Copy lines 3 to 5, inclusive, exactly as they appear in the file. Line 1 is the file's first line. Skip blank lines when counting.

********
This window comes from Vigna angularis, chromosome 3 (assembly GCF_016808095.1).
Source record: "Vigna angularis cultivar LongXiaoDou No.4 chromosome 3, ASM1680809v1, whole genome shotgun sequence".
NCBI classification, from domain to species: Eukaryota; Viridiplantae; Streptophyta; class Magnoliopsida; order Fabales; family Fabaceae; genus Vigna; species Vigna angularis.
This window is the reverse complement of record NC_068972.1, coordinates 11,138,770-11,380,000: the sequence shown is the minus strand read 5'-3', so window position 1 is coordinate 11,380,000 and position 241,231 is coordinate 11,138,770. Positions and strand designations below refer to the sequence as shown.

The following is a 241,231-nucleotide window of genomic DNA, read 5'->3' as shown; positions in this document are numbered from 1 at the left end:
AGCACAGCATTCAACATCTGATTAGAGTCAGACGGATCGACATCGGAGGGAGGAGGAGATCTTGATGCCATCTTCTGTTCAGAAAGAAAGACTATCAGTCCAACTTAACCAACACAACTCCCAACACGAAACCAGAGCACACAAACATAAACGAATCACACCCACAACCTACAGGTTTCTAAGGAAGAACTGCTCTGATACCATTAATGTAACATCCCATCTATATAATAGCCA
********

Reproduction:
NCBI classification, from domain to species: Eukaryota; Viridiplantae; Streptophyta; class Magnoliopsida; order Fabales; family Fabaceae; genus Vigna; species Vigna angularis.
This window is the reverse complement of record NC_068972.1, coordinates 11,138,770-11,380,000: the sequence shown is the minus strand read 5'-3', so window position 1 is coordinate 11,380,000 and position 241,231 is coordinate 11,138,770. Positions and strand designations below refer to the sequence as shown.

The following is a 241,231-nucleotide window of genomic DNA, read 5'->3' as shown; positions in this document are numbered from 1 at the left end: